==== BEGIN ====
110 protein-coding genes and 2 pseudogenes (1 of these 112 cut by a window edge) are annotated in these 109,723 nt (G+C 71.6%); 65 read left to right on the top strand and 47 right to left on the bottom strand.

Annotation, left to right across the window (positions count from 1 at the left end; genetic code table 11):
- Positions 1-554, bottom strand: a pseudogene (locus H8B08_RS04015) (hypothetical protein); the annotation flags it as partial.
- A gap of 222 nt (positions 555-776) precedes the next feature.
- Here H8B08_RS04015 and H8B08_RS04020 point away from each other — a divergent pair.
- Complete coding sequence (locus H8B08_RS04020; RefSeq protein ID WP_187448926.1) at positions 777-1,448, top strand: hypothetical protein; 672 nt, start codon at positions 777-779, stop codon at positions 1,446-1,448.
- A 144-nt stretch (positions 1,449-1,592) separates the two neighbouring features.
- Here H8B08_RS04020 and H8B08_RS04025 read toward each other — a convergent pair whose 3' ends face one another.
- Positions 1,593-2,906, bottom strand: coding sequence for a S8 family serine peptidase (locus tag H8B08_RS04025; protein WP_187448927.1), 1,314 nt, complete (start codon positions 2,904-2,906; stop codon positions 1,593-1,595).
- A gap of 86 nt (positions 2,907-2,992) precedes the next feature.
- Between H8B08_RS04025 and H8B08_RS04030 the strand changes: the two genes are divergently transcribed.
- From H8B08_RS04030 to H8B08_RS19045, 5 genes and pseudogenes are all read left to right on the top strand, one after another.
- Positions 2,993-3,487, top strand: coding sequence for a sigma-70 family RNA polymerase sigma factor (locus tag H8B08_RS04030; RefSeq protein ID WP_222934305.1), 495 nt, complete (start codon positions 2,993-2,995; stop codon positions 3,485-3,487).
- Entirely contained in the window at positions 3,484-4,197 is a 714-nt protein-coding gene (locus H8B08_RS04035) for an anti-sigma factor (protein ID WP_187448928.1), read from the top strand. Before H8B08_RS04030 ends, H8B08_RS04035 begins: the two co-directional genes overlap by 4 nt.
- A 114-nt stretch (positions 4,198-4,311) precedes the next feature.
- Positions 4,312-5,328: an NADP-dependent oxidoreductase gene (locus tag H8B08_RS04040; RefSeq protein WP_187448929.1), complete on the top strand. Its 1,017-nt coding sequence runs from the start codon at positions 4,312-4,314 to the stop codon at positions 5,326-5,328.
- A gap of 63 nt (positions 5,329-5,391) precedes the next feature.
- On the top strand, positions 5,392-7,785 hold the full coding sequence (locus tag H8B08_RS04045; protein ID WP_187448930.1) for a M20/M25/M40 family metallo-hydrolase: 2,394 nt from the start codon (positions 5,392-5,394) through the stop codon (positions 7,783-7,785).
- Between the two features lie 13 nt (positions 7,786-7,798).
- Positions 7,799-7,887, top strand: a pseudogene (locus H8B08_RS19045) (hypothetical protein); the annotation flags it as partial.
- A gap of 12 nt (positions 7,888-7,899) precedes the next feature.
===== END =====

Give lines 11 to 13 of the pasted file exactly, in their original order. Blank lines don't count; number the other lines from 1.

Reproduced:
- Between H8B08_RS04025 and H8B08_RS04030 the strand changes: the two genes are divergently transcribed.
- From H8B08_RS04030 to H8B08_RS19045, 5 genes and pseudogenes are all read left to right on the top strand, one after another.
- Positions 2,993-3,487, top strand: coding sequence for a sigma-70 family RNA polymerase sigma factor (locus tag H8B08_RS04030; RefSeq protein ID WP_222934305.1), 495 nt, complete (start codon positions 2,993-2,995; stop codon positions 3,485-3,487).